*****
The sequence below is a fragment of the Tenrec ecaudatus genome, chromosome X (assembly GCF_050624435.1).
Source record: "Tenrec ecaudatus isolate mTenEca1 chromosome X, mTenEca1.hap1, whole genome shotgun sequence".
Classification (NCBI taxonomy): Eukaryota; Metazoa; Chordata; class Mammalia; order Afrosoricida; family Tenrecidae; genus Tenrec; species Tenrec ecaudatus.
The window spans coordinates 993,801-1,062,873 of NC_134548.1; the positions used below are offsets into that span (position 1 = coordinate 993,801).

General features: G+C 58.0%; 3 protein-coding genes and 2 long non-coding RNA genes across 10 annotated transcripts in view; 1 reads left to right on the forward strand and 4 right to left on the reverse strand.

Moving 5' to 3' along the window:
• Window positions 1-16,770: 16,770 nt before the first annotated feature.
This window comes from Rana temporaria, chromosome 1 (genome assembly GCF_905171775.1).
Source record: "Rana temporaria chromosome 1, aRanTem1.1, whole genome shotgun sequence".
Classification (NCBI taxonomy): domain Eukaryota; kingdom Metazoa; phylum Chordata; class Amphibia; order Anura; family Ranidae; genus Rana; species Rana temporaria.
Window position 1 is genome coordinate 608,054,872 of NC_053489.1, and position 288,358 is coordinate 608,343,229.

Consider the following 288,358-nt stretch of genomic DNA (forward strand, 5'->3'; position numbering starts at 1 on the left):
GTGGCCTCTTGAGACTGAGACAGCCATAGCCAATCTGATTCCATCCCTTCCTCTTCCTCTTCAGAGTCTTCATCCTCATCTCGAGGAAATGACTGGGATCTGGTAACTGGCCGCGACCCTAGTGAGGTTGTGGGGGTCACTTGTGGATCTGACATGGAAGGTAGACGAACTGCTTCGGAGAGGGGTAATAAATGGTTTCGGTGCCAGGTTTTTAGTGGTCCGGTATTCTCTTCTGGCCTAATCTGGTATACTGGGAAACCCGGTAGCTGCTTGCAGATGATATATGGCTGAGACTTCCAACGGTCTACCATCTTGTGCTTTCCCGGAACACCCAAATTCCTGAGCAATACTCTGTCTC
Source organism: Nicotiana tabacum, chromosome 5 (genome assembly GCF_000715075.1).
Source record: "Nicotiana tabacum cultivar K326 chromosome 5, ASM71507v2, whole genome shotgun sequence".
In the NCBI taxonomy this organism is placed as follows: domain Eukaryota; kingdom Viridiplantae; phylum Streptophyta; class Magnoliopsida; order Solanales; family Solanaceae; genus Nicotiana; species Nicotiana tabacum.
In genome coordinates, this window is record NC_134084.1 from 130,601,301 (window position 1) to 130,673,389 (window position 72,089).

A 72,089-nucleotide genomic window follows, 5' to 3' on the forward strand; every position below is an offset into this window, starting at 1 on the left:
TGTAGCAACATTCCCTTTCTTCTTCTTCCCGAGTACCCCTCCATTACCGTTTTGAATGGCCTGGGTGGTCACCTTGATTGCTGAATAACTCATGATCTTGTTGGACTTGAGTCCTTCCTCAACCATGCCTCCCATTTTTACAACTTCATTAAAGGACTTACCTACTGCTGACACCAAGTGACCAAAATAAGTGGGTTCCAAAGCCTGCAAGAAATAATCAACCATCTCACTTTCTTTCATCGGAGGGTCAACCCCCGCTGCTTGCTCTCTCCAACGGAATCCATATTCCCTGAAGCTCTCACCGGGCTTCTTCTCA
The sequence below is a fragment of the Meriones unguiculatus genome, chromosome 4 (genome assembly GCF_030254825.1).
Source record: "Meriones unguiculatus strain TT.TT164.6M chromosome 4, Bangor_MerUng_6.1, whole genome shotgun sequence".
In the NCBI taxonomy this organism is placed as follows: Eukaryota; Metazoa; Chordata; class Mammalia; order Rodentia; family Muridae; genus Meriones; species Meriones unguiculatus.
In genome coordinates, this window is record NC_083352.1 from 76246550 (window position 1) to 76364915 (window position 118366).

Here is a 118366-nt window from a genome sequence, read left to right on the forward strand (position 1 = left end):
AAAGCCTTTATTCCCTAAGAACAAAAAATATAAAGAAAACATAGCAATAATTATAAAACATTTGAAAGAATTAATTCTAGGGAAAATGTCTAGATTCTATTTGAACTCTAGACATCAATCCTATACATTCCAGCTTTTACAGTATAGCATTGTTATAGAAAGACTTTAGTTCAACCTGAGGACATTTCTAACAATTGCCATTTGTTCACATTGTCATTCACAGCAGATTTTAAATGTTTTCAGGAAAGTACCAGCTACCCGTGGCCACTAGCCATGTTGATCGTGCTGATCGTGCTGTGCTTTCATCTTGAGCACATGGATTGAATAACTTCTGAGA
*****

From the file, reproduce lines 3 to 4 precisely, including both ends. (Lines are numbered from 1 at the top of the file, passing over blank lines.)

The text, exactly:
Classification (NCBI taxonomy): Eukaryota; Metazoa; Chordata; class Mammalia; order Afrosoricida; family Tenrecidae; genus Tenrec; species Tenrec ecaudatus.
The window spans coordinates 993,801-1,062,873 of NC_134548.1; the positions used below are offsets into that span (position 1 = coordinate 993,801).